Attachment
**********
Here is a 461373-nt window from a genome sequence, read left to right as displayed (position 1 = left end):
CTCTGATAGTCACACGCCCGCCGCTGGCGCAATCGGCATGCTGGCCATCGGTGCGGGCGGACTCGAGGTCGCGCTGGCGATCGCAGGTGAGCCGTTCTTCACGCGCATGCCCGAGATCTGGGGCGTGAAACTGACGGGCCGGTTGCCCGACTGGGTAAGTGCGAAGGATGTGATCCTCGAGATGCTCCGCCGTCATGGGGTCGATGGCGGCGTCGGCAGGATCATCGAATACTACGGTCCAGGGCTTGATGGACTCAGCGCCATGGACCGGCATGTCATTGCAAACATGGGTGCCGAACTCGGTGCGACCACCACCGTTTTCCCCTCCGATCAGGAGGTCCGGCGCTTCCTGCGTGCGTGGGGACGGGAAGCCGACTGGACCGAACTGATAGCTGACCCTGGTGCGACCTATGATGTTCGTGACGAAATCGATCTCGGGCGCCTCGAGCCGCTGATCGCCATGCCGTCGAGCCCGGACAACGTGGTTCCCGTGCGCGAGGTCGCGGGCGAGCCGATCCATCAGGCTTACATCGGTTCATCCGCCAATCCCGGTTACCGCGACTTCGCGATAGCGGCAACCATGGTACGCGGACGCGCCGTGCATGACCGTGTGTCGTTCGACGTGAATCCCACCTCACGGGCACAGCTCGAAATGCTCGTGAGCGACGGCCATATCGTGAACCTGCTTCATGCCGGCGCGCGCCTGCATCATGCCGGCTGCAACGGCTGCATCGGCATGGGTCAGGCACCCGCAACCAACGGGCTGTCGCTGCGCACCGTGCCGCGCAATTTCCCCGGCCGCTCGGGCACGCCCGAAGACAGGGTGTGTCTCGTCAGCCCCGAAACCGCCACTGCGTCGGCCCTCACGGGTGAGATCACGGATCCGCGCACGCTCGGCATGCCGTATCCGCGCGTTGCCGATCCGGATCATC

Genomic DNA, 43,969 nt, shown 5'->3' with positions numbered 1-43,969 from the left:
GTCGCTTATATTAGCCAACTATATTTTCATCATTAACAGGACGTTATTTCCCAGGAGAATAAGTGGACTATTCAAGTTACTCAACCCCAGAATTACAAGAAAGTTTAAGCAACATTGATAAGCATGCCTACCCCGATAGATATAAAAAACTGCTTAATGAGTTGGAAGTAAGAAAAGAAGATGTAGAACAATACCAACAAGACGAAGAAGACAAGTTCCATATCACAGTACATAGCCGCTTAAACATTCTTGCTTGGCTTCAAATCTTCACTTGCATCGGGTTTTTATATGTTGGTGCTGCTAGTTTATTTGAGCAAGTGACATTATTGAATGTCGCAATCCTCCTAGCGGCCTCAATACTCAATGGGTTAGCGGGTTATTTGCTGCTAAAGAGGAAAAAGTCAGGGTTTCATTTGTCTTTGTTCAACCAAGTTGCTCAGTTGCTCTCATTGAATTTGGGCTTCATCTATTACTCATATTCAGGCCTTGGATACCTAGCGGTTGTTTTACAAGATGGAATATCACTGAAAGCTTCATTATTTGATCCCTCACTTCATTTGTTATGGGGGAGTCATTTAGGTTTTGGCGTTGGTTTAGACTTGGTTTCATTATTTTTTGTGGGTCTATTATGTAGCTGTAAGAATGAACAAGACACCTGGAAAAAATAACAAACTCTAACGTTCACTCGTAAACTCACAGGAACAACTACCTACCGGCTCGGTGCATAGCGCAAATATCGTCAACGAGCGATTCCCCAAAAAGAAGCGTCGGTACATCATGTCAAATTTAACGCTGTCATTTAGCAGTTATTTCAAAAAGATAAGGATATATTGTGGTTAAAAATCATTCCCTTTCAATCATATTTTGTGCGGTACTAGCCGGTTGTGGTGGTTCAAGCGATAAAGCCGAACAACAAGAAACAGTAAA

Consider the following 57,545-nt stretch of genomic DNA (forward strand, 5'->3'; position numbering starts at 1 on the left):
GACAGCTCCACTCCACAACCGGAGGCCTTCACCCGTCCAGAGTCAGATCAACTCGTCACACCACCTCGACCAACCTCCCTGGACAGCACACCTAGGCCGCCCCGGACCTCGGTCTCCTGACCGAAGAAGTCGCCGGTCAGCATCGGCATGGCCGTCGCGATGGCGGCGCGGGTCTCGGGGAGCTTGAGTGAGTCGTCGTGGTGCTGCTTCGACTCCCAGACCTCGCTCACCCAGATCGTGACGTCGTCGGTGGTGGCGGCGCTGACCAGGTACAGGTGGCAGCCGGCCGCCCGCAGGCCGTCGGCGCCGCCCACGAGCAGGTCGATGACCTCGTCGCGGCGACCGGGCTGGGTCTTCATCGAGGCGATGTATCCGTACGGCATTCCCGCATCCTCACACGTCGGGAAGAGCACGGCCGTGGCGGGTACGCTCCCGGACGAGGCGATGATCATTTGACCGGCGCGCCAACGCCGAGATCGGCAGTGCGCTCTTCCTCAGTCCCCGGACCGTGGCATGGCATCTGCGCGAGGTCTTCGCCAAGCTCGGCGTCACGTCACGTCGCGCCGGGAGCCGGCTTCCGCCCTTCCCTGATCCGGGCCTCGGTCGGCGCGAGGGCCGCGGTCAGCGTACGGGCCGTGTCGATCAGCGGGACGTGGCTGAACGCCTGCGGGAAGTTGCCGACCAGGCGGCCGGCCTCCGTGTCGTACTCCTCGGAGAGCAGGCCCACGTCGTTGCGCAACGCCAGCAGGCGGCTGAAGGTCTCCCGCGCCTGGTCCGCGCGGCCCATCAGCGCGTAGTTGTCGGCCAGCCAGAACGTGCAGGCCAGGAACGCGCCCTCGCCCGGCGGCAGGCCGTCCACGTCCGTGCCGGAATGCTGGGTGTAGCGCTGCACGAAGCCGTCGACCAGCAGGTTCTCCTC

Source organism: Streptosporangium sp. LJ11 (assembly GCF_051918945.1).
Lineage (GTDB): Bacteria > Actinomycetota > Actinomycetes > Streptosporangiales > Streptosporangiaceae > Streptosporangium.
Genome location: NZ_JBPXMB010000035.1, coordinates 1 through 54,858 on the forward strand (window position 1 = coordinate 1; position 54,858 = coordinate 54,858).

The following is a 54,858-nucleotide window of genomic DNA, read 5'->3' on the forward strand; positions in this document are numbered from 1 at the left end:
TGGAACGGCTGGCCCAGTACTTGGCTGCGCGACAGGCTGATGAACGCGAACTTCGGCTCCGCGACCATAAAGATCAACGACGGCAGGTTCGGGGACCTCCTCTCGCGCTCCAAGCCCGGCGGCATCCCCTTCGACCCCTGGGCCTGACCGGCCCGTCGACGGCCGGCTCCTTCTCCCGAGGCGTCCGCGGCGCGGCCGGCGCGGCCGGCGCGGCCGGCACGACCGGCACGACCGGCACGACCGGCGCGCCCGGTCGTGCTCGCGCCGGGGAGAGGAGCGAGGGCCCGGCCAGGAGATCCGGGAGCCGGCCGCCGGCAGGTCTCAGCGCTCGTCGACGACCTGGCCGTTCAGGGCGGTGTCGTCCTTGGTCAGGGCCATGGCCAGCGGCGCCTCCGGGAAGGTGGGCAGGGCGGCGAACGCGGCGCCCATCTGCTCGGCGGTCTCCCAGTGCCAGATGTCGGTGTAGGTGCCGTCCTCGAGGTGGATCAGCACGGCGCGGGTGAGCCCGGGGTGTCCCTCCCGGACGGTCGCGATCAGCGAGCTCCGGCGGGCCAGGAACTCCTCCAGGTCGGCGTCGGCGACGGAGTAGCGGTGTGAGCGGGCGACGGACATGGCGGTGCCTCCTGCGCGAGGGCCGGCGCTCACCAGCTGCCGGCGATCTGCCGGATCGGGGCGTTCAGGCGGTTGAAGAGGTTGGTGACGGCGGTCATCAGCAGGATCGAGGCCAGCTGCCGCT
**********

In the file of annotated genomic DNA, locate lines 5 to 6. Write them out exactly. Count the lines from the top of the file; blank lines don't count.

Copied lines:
Consider the following 57,545-nt stretch of genomic DNA (forward strand, 5'->3'; position numbering starts at 1 on the left):
GACAGCTCCACTCCACAACCGGAGGCCTTCACCCGTCCAGAGTCAGATCAACTCGTCACACCACCTCGACCAACCTCCCTGGACAGCACACCTAGGCCGCCCCGGACCTCGGTCTCCTGACCGAAGAAGTCGCCGGTCAGCATCGGCATGGCCGTCGCGATGGCGGCGCGGGTCTCGGGGAGCTTGAGTGAGTCGTCGTGGTGCTGCTTCGACTCCCAGACCTCGCTCACCCAGATCGTGACGTCGTCGGTGGTGGCGGCGCTGACCAGGTACAGGTGGCAGCCGGCCGCCCGCAGGCCGTCGGCGCCGCCCACGAGCAGGTCGATGACCTCGTCGCGGCGACCGGGCTGGGTCTTCATCGAGGCGATGTATCCGTACGGCATTCCCGCATCCTCACACGTCGGGAAGAGCACGGCCGTGGCGGGTACGCTCCCGGACGAGGCGATGATCATTTGACCGGCGCGCCAACGCCGAGATCGGCAGTGCGCTCTTCCTCAGTCCCCGGACCGTGGCATGGCATCTGCGCGAGGTCTTCGCCAAGCTCGGCGTCACGTCACGTCGCGCCGGGAGCCGGCTTCCGCCCTTCCCTGATCCGGGCCTCGGTCGGCGCGAGGGCCGCGGTCAGCGTACGGGCCGTGTCGATCAGCGGGACGTGGCTGAACGCCTGCGGGAAGTTGCCGACCAGGCGGCCGGCCTCCGTGTCGTACTCCTCGGAGAGCAGGCCCACGTCGTTGCGCAACGCCAGCAGGCGGCTGAAGGTCTCCCGCGCCTGGTCCGCGCGGCCCATCAGCGCGTAGTTGTCGGCCAGCCAGAACGTGCAGGCCAGGAACGCGCCCTCGCCCGGCGGCAGGCCGTCCACGTCCGTGCCGGAATGCTGGGTGTAGCGCTGCACGAAGCCGTCGACCAGCAGGTTCTCCTC